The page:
Encyclopedia of Clinical Neuropsychology

2018 Edition
| Editors: Jeffrey S. Kreutzer, John DeLuca, Bruce Caplan

Visual Angle

  • Joan SwearerEmail author
Reference work entry
DOI: https://doi.org/10.1007/978-3-319-57111-9_1411


Visual subtense


Visual angle is a dimension used to indicate the size of visual stimuli subtended at the eye without having to specify actual stimulus size or distance and is used to specify intraocular dimensions.

Current Knowledge

Visual angle predicts the amount of space that an image will subtend on the retina and describes the relative location of separate retinal images. It is also used to specify the size of spatial frequency gratings. It is formed by incoming light rays at the nodal point of the eye and is dependent on the size of the stimulus, its distance from the observer, and whether or not it is viewed in the frontal plane. In a simplified model, visual angle is formed from the light rays from two points (in height, width, or depth) of a viewed object as they enter the eye and is proportional to the angle projected onto the retina. The size of the subtended image is thus determined by the visual angle. An object viewed from different distances will have...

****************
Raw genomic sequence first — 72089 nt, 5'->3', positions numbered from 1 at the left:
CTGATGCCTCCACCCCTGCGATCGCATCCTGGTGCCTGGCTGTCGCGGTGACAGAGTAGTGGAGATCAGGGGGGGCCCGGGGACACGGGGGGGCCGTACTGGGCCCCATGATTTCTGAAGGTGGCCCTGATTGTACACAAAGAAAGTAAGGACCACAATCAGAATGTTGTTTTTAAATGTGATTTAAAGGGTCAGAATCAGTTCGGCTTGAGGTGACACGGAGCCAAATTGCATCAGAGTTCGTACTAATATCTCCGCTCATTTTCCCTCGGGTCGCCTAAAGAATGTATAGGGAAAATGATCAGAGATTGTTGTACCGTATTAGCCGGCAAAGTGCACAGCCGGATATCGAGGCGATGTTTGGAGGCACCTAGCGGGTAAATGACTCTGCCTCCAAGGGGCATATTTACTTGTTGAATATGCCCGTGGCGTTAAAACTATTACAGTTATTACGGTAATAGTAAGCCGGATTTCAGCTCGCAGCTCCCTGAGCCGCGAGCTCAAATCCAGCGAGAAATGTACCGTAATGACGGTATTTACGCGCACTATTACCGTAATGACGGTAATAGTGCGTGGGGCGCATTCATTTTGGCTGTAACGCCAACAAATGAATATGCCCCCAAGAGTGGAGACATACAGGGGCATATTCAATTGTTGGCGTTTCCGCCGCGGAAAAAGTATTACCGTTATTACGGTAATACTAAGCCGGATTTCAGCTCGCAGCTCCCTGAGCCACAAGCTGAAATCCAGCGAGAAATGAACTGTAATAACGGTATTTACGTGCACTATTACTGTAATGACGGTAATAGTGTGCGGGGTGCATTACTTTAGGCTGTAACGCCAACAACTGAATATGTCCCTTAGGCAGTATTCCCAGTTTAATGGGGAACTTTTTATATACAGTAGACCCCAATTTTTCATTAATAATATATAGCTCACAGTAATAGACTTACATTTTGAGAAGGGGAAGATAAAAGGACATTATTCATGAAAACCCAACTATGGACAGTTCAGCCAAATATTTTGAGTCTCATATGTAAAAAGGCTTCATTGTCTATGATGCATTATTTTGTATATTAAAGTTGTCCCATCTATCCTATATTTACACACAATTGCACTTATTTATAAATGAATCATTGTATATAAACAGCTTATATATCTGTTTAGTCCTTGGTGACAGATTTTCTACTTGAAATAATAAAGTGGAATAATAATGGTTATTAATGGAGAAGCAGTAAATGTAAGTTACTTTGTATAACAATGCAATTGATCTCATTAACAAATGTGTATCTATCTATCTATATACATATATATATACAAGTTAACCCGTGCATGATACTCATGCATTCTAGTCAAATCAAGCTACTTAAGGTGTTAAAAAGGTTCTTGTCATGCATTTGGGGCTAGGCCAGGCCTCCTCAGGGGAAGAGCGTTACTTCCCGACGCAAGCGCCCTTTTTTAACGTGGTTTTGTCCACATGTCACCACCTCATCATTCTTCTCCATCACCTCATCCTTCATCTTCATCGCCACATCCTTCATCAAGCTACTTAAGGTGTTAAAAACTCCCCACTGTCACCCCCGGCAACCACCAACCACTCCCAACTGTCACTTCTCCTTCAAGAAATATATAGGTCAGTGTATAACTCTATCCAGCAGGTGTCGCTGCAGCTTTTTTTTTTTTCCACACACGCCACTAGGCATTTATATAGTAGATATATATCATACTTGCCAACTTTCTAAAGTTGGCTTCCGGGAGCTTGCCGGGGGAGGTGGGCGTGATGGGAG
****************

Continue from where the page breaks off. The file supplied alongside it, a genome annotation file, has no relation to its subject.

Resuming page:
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References and Readings

  1. De Valois, R. L., & De Valois, K. K. (1988). Spatial vision. New York: Oxford University Press.Google Scholar
  2. O’Shea, R. P. (1991). Thumb’s rule tested: Visual angle of the thumb’s width is about 2 deg. Perception, 20, 415–418.PubMedCrossRefPubMedCentralGoogle Scholar
  3. Scharff, L. V. (2003). Sensation and perception research methods. In S. F. Davis (Ed.), Handbook of research methods in experimental psychology (pp. 263–284). Malden: Blackwell.CrossRefGoogle Scholar

Copyright information

© Springer International Publishing AG, part of Springer Nature 2018

Authors and Affiliations

  1. 1.Department of NeurologyUniversity of Massachusetts Medical SchoolWorcesterUSA